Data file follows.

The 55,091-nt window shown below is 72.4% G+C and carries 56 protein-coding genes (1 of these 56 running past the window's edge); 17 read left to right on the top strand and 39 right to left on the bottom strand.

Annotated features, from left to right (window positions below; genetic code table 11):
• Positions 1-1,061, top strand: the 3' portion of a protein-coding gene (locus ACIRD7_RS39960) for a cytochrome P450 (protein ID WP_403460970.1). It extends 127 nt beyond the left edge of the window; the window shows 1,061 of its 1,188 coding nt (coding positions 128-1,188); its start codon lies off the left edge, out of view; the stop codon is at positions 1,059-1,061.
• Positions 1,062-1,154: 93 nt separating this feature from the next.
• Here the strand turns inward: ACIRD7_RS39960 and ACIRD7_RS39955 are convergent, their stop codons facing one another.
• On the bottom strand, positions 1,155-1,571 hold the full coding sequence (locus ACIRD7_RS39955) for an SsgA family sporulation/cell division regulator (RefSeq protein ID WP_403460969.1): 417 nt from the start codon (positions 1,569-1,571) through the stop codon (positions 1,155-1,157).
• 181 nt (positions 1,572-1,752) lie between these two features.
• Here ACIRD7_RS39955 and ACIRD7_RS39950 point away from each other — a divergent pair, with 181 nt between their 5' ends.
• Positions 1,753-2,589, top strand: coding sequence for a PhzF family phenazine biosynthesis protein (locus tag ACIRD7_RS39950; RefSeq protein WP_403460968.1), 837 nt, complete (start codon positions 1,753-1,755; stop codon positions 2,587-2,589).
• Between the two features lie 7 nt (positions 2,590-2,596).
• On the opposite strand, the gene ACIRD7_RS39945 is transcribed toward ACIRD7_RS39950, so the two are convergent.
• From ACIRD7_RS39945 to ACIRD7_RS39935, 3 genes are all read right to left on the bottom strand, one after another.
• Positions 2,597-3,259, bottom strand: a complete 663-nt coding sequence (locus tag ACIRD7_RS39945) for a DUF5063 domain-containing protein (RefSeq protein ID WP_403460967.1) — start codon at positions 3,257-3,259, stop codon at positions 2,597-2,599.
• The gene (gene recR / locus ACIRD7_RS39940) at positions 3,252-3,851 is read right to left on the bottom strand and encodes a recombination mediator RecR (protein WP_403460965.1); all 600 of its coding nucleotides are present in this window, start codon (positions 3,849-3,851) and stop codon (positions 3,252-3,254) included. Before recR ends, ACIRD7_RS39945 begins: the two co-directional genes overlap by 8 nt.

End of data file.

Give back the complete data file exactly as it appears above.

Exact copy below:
The 55,091-nt window shown below is 72.4% G+C and carries 56 protein-coding genes (1 of these 56 running past the window's edge); 17 read left to right on the top strand and 39 right to left on the bottom strand.

Annotated features, from left to right (window positions below; genetic code table 11):
• Positions 1-1,061, top strand: the 3' portion of a protein-coding gene (locus ACIRD7_RS39960) for a cytochrome P450 (protein ID WP_403460970.1). It extends 127 nt beyond the left edge of the window; the window shows 1,061 of its 1,188 coding nt (coding positions 128-1,188); its start codon lies off the left edge, out of view; the stop codon is at positions 1,059-1,061.
• Positions 1,062-1,154: 93 nt separating this feature from the next.
• Here the strand turns inward: ACIRD7_RS39960 and ACIRD7_RS39955 are convergent, their stop codons facing one another.
• On the bottom strand, positions 1,155-1,571 hold the full coding sequence (locus ACIRD7_RS39955) for an SsgA family sporulation/cell division regulator (RefSeq protein ID WP_403460969.1): 417 nt from the start codon (positions 1,569-1,571) through the stop codon (positions 1,155-1,157).
• 181 nt (positions 1,572-1,752) lie between these two features.
• Here ACIRD7_RS39955 and ACIRD7_RS39950 point away from each other — a divergent pair, with 181 nt between their 5' ends.
• Positions 1,753-2,589, top strand: coding sequence for a PhzF family phenazine biosynthesis protein (locus tag ACIRD7_RS39950; RefSeq protein WP_403460968.1), 837 nt, complete (start codon positions 1,753-1,755; stop codon positions 2,587-2,589).
• Between the two features lie 7 nt (positions 2,590-2,596).
• On the opposite strand, the gene ACIRD7_RS39945 is transcribed toward ACIRD7_RS39950, so the two are convergent.
• From ACIRD7_RS39945 to ACIRD7_RS39935, 3 genes are all read right to left on the bottom strand, one after another.
• Positions 2,597-3,259, bottom strand: a complete 663-nt coding sequence (locus tag ACIRD7_RS39945) for a DUF5063 domain-containing protein (RefSeq protein ID WP_403460967.1) — start codon at positions 3,257-3,259, stop codon at positions 2,597-2,599.
• The gene (gene recR / locus ACIRD7_RS39940) at positions 3,252-3,851 is read right to left on the bottom strand and encodes a recombination mediator RecR (protein WP_403460965.1); all 600 of its coding nucleotides are present in this window, start codon (positions 3,849-3,851) and stop codon (positions 3,252-3,254) included. Before recR ends, ACIRD7_RS39945 begins: the two co-directional genes overlap by 8 nt.